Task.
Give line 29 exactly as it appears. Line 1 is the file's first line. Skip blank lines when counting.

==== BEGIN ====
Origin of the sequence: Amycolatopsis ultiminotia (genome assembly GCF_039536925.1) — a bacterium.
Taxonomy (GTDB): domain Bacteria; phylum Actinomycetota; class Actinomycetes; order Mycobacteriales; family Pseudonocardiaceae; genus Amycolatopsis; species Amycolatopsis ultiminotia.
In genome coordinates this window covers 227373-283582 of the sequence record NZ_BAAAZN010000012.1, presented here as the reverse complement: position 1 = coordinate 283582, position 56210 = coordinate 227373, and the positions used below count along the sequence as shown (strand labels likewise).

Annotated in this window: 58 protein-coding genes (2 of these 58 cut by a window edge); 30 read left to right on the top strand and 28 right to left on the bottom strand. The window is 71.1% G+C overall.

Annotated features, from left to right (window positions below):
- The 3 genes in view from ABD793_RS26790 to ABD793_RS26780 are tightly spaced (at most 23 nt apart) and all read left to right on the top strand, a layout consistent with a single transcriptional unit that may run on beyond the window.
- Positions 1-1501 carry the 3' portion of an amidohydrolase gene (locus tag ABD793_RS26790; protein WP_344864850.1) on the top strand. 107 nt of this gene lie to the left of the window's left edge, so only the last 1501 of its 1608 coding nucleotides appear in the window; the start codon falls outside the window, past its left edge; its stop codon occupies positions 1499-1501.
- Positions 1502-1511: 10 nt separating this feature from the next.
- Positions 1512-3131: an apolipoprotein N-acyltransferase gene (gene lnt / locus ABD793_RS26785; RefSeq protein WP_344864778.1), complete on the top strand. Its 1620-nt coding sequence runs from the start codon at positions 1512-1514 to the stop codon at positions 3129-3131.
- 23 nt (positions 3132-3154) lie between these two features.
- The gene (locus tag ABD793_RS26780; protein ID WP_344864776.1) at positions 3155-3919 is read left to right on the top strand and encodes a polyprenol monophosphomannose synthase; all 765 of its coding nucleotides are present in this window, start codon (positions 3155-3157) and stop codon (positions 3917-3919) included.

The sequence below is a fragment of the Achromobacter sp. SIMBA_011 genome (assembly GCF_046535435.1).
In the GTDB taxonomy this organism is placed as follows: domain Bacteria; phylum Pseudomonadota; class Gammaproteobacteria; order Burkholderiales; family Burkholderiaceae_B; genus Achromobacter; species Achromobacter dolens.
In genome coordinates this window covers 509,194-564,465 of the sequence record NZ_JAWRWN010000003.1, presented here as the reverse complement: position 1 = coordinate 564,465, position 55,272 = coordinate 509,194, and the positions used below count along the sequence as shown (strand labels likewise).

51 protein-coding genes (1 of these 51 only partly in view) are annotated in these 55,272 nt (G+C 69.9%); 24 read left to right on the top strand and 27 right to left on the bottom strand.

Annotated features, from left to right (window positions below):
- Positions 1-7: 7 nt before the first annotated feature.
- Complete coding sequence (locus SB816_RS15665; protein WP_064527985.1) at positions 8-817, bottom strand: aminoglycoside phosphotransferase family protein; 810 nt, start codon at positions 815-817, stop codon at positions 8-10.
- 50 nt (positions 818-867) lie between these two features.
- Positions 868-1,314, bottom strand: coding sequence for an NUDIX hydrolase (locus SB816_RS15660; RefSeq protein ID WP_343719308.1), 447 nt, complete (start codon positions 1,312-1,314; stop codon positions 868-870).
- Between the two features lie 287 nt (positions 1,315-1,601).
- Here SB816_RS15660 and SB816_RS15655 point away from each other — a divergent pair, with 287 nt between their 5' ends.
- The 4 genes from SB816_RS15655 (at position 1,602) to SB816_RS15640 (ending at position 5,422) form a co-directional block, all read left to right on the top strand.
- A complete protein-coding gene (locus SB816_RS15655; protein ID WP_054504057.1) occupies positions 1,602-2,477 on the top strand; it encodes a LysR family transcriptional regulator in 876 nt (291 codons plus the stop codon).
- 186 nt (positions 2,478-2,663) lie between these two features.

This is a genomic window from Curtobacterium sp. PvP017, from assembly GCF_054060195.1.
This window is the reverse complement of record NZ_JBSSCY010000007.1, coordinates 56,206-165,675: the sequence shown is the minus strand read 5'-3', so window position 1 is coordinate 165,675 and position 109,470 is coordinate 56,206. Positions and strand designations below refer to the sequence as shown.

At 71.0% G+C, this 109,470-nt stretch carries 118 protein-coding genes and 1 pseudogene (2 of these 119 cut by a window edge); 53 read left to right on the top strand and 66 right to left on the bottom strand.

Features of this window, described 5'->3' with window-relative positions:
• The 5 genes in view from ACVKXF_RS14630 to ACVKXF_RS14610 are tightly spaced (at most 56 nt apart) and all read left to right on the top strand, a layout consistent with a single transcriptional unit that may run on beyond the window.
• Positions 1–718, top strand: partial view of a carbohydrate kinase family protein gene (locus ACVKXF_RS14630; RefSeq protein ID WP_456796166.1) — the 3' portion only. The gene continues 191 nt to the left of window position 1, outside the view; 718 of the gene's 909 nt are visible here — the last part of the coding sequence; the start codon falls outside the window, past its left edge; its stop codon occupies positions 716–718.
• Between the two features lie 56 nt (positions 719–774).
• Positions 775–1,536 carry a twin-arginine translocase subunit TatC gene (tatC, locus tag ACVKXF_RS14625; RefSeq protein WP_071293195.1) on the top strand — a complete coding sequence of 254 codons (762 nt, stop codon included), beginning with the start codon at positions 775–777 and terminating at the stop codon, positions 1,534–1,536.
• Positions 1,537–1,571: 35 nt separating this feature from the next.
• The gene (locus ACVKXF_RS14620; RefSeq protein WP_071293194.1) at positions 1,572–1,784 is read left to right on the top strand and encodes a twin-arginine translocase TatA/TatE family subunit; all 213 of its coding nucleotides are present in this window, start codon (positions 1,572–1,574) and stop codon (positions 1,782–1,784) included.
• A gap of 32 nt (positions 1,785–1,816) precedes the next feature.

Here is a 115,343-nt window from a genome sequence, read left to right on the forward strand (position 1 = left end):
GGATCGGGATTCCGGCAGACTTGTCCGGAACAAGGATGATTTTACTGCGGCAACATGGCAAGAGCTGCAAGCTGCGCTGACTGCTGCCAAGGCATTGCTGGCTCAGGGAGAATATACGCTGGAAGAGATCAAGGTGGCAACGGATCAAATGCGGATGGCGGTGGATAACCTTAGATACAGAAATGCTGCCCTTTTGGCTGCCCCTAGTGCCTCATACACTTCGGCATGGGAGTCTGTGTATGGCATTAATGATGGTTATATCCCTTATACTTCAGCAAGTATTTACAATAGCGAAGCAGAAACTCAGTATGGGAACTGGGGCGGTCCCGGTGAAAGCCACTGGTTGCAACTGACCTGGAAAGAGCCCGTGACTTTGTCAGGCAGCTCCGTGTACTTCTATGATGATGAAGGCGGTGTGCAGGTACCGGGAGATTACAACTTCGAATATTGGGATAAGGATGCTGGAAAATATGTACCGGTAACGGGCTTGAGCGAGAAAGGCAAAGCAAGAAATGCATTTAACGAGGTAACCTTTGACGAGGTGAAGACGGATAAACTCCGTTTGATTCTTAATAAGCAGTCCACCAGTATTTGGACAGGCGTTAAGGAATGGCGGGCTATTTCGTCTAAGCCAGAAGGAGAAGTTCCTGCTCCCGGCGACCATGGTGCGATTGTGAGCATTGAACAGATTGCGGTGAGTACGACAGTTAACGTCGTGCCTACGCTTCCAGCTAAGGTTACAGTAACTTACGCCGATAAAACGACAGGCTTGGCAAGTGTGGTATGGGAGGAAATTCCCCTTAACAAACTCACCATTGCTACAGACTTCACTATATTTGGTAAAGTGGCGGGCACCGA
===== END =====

Features of this window, described 5'->3' with window-relative positions: